Ocean Conservation in Key Largo

Did you know that the third largest coral barrier reef system in the world is in the Florida Keys?  I didn’t know either until my recent trip to Key Largo, where I studied ocean conservation and received my Project Aware Speciality and Coral Reef Conservation dive specialities!  I am so excited to tell you about my experience and hopefully share some knowledge about ocean conservation!  

The first day included learning all about coral reef conservation with the Coral Restoration Foundation.  We started off with a classroom session learning about progress being made in coral reef renewal in the Florida Keys National Marine Sanctuaries.  Roxanne, our awesome dive Training Administrator for the morning, led us through a presentation that illustrated how we as humans have contributed to the damage of coral reefs over the years and what we can do to help reverse the damage and help the coral thrive again.  She also demonstrated the coral renewal underwater cleaning and planting process we would be implementing later on our dives that day.  We then broke into stations to practice the tasks we were going to complete underwater, including how to properly clean the coral trees in the Coral Reef Sanctuary and outplant staghorn corals where they will grow and thrive again.  We then took a knowledge review to test our new understanding of everything we learned about coral reef conservation.  I passed my test!  After the morning of learning, I was ready to jump into the water!! 

The first dive consisted of cleaning the nursery trees that hold the “baby corals” in the ocean until they are grown and ready to be outplanted.  I gear’d up and hopped in the water.  As I descended, it was unreal to look around you and see thousands of baby corals hanging on man-made trees.  My diving buddy and I were assigned to a tree to clean.  I started out cleaning the branches of the trees with a chivel and my diving buddy started to clean the microfilament lines with a scrub brush.  It was so cool to see all of the algae come off as we were cleaning and the fish catching it in their mouths and eating it.  After a while my diving buddy and I switched tools to each gain experience cleaning different parts of the coral tree and continued cleaning until it was time to ascend and head back to the boat. 

The second dive was so much more difficult than I thought it would be.  How hard can it be to plant a coral, right???  What we had to do is outplant staghorn coral by first finding a good place where the coral would be able to grow and then hammering into coral rock in three separate places to create a clean spot to put the coral.  Using marine epoxy, we glued the coral to the rock so that it could begin to grow there.  We finished with a wave test to make sure the coral wasn’t going to come loose in high currents.  The surge was strong that day, so everyone swayed back and forth in the water column as we were trying to work.  It’s crazy what life throws at you, because I would have never thought I would be scuba diving (sometimes upside down) outplanting corals in a major ocean surge, but honestly having fun while doing it!!  Although it was challenging, our dive group was still able to outplant 90 staghorn corals on Pickles Reef that afternoon in under an hour.  It was really rewarding to learn about coral conservation and actually take part in the action that The Coral Restoration Foundation is doing to help our oceans, but I was exhausted after this day of hard work!!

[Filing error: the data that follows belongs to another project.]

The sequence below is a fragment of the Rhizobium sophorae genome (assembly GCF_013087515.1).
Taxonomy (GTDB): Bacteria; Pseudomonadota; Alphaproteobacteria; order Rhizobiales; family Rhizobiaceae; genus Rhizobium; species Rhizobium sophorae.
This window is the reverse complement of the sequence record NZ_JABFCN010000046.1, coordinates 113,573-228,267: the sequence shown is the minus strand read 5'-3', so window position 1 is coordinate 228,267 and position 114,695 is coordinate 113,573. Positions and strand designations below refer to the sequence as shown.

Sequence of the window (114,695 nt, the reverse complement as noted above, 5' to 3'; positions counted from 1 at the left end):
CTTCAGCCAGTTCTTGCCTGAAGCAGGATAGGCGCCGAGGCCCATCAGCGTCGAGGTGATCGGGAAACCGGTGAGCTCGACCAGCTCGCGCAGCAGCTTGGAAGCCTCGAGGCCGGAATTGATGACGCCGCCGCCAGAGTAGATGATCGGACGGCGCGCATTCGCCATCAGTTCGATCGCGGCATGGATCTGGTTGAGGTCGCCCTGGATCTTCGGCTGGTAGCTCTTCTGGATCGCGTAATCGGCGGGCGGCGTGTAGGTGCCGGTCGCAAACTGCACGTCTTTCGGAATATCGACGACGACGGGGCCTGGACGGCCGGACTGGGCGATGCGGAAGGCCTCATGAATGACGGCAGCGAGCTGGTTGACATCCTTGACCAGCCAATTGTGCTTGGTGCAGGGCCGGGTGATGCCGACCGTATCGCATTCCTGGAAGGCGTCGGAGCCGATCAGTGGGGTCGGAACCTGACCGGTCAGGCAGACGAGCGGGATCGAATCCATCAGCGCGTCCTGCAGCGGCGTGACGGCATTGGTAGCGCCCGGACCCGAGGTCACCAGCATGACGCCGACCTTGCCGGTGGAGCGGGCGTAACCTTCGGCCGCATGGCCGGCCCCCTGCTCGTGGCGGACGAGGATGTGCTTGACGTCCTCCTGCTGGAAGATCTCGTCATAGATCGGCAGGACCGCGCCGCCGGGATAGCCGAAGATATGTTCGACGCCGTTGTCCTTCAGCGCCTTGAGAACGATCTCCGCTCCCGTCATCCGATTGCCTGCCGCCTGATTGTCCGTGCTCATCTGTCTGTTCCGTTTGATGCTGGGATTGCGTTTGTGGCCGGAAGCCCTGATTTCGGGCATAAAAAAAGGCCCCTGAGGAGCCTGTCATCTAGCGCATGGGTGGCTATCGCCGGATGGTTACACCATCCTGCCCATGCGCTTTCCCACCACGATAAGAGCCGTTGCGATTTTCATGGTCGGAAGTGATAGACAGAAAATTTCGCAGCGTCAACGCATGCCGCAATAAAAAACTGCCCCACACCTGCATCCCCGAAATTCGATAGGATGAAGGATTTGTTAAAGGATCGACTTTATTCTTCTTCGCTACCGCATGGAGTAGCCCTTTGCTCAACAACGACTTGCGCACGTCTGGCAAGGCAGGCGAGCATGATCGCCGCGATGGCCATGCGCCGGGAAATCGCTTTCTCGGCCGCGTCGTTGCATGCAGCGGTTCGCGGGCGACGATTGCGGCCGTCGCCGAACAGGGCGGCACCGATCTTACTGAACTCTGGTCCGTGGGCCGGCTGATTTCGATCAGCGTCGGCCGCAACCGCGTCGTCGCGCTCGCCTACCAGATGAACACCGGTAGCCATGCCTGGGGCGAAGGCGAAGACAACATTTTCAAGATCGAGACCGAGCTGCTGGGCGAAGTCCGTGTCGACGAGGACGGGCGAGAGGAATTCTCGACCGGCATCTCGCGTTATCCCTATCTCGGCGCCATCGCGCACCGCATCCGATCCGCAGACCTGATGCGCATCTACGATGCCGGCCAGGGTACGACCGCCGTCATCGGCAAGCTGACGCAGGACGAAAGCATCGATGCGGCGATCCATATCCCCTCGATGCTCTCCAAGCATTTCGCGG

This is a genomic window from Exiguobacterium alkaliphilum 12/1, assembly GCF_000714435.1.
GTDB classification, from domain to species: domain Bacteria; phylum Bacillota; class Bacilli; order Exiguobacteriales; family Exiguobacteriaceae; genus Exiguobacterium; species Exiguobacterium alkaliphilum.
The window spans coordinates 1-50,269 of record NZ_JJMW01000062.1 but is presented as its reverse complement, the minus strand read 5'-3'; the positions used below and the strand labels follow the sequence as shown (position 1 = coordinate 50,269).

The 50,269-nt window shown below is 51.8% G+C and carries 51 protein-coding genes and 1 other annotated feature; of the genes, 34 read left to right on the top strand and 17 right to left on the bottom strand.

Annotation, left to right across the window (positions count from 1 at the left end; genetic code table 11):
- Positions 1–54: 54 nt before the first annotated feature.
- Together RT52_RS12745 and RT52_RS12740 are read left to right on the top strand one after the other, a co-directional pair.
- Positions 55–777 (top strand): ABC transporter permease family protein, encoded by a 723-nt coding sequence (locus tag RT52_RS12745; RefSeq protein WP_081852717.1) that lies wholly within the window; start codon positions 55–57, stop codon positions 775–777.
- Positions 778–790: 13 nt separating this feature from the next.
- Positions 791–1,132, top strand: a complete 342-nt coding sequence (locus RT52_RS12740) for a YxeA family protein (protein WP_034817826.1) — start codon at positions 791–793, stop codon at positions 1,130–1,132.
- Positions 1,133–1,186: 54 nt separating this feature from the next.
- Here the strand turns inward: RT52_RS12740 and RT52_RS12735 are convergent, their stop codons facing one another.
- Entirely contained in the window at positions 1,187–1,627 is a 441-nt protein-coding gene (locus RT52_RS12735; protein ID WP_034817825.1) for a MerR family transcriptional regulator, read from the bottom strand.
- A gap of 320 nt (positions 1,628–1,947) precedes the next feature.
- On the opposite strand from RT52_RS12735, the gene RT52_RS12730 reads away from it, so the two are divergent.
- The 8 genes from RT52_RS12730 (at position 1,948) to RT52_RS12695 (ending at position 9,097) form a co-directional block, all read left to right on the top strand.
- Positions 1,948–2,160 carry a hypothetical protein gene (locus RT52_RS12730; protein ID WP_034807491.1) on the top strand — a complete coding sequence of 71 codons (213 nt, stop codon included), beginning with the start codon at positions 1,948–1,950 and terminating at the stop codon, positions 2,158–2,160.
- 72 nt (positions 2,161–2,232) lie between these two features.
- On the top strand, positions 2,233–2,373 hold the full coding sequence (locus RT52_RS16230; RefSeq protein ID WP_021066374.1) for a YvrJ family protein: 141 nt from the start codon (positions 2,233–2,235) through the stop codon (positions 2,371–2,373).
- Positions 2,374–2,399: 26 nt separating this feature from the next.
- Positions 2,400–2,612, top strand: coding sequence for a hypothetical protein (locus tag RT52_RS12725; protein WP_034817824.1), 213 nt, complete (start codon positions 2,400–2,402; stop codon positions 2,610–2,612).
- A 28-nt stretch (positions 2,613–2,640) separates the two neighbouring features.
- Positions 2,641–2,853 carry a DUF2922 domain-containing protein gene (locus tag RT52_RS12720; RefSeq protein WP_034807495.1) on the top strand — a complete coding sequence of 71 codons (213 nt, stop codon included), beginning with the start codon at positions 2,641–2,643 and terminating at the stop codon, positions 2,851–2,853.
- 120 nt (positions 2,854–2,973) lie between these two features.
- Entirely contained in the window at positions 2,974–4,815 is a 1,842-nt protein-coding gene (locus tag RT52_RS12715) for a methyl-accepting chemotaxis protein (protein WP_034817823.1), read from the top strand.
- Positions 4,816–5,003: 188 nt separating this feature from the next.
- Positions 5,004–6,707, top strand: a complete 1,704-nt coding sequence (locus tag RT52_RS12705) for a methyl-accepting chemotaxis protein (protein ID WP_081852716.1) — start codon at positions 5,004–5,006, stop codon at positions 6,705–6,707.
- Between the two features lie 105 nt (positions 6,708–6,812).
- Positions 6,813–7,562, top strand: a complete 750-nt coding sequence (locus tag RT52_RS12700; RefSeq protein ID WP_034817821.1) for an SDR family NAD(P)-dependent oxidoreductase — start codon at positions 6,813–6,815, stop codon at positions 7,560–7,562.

Our second day consisted of classroom learning on ocean clean-up techniques, which we will use in our future dives.  Jack Fishman from Project Aware taught us all about the work the organization does in promoting and recording data for Diving Against Debris globally.  PurelyBlu is giving 50% of their profits directly to Project Aware, so it was fun to dive deeper into the amazing organization PurelyBlu is supporting.  One thing that I really love about Project Aware is that they have created an action map where people from all over the world that take part in Diving Against Debris dives can log their dive and what they found. 

Next I learned more about Diving Against Debris with my incredible PADI diving instructor, Maddie Cholnoky, who led and talked through the diving for debris Project Aware presentation.  The big takeaway is that humans are the primary cause of harmful debris in our oceans.  We all need to be aware of this problem and take part in the action to prevent debris from damaging our oceans.  

Our last day was all about PurelyBlu.  We shot a new video for our website, and got awesome lifestyle photography shots for the website and Instagram.  I am truly living my dream and thanks to everyone who is supporting me and PurelyBlu, I really appreciate all of you!!  Don’t forget to check out our bracelets!  Lastly, this weekend wouldn’t have been possible if it wasn’t for Jack Fishman of Project Aware.  Thank you Jack for connecting me to Rainbow Reef Dive Center to have an awesome dive center that I will come back to and dive with!  Thank you to my amazing instructor Maddie Cholnoky for teaching me and pouring all of your knowledge into me!  Lastly, thank you John Garza and Zach Hale for capturing the weekend and being awesome photographers!

Thanks for reading!